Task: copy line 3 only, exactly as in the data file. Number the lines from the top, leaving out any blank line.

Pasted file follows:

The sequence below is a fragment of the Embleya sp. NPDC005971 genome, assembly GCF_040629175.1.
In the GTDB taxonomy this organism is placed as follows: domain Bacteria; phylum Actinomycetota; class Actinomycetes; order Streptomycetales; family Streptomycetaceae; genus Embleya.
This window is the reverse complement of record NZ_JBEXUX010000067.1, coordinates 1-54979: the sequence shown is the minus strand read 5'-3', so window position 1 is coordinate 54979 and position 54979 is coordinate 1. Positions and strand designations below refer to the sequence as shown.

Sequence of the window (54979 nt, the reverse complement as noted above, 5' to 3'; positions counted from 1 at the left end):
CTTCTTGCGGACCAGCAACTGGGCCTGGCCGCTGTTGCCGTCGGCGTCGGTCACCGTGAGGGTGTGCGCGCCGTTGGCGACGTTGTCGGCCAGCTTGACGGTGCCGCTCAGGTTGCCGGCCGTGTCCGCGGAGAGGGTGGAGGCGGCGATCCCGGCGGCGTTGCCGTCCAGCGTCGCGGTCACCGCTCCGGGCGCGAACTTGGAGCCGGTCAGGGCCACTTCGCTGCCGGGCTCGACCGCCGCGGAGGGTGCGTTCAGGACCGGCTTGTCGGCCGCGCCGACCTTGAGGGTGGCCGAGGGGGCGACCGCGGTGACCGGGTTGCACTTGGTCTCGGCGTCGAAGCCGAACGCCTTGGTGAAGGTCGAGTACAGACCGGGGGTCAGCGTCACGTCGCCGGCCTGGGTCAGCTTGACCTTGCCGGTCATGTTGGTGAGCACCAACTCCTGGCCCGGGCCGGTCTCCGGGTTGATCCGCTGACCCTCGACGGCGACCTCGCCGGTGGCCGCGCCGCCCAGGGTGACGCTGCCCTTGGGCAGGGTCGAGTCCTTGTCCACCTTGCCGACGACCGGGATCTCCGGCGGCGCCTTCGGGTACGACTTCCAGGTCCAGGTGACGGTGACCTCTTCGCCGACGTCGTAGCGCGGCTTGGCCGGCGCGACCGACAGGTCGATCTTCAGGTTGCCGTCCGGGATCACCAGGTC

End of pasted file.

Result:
This window is the reverse complement of record NZ_JBEXUX010000067.1, coordinates 1-54979: the sequence shown is the minus strand read 5'-3', so window position 1 is coordinate 54979 and position 54979 is coordinate 1. Positions and strand designations below refer to the sequence as shown.